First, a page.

Mistake 8: Transferring credit card balances
Playing a balance transfer game is a bad credit repair tactic. Transferring a balance from one credit card to another to avoid payment is nothing more than an inevitable delay. This method can only get you the amount you owe, and although you can save a little on interest, the balance transfer fee can outweigh any benefits.
This is also true for consolidating your debt on a loan or credit card, especially if you close other credit card accounts.
Mistake 9: Canceling Credit Card Accounts
After going through a bad credit period, many people swear by credit cards. However, considering that about one-third of your score is based on your credit history, closing a credit card account is rarely a good idea. Without these pieces of plastic, you will have difficulty qualifying for personal loans or other types of credit. Additionally, using a credit card responsibly can help you increase your score as you go through the credit repair process. Instead of cutting the cord, try to maintain a small balance and make regular monthly payments. Although discipline may be needed to avoid falling into debt, you will be rewarded with an enhanced credit score.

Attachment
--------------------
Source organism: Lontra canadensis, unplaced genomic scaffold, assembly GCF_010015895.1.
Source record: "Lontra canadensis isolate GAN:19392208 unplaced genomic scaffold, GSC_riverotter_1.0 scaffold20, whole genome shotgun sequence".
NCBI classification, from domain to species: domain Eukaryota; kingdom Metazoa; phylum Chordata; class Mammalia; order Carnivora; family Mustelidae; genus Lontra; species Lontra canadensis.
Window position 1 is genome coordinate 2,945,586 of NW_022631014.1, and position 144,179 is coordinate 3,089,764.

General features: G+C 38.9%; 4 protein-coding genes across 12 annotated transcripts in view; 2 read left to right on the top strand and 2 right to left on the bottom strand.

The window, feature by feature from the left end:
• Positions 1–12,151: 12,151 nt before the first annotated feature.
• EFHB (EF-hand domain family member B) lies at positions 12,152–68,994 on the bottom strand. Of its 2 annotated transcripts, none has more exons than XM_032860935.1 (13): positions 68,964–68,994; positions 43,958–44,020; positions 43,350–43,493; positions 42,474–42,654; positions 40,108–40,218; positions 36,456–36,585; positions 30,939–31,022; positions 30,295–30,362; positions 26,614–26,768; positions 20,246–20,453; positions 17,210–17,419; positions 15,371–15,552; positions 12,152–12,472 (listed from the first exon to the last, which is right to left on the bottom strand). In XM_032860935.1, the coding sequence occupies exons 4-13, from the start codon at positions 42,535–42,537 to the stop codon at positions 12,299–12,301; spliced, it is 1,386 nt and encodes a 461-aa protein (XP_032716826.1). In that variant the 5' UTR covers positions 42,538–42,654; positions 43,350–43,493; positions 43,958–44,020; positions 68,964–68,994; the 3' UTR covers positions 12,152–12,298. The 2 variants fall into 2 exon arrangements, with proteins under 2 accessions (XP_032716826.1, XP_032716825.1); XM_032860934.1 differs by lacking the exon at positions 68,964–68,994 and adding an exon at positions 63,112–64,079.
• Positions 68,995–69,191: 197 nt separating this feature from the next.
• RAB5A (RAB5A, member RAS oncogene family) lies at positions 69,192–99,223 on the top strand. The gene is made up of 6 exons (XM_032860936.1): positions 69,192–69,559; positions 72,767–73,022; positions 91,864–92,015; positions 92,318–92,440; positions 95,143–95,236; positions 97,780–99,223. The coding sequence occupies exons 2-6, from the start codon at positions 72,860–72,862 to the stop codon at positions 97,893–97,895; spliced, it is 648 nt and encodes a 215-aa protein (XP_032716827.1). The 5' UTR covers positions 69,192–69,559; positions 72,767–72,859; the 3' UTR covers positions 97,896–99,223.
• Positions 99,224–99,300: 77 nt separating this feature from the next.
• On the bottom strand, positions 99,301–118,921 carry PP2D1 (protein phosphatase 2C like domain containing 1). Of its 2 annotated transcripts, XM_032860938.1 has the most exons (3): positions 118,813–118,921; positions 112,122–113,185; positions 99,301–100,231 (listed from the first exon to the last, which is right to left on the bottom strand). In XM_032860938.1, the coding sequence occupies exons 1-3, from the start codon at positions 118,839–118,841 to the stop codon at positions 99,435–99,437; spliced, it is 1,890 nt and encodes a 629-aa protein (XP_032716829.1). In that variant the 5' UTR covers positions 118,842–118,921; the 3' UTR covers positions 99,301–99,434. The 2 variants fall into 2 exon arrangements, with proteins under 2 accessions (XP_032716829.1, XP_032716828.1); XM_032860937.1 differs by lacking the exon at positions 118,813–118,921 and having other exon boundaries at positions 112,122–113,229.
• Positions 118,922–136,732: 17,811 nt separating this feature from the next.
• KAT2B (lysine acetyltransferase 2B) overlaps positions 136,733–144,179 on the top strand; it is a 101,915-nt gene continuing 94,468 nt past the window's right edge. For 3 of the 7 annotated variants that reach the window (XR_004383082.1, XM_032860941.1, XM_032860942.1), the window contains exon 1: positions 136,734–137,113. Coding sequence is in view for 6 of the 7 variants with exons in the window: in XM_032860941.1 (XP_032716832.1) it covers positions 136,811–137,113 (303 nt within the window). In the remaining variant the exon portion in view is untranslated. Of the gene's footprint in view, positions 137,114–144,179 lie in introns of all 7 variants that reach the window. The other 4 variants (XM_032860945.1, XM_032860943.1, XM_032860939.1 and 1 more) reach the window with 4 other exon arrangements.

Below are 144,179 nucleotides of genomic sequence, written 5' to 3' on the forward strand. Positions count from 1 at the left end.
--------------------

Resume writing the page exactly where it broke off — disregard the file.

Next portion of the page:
Mistake 10: Submitting too many requests for new credit
When you are on a mission to recover your credit, your chances of getting approved for extra credit are very low, especially if you apply for a large unsecured credit card. Needless to say, you shouldn’t waste rigorous inquiries on credit applications that are about to be rejected. In the short term, multiple hard credits can lower your score as you try to increase it. It is best to wait until your credit has improved and apply for new credit.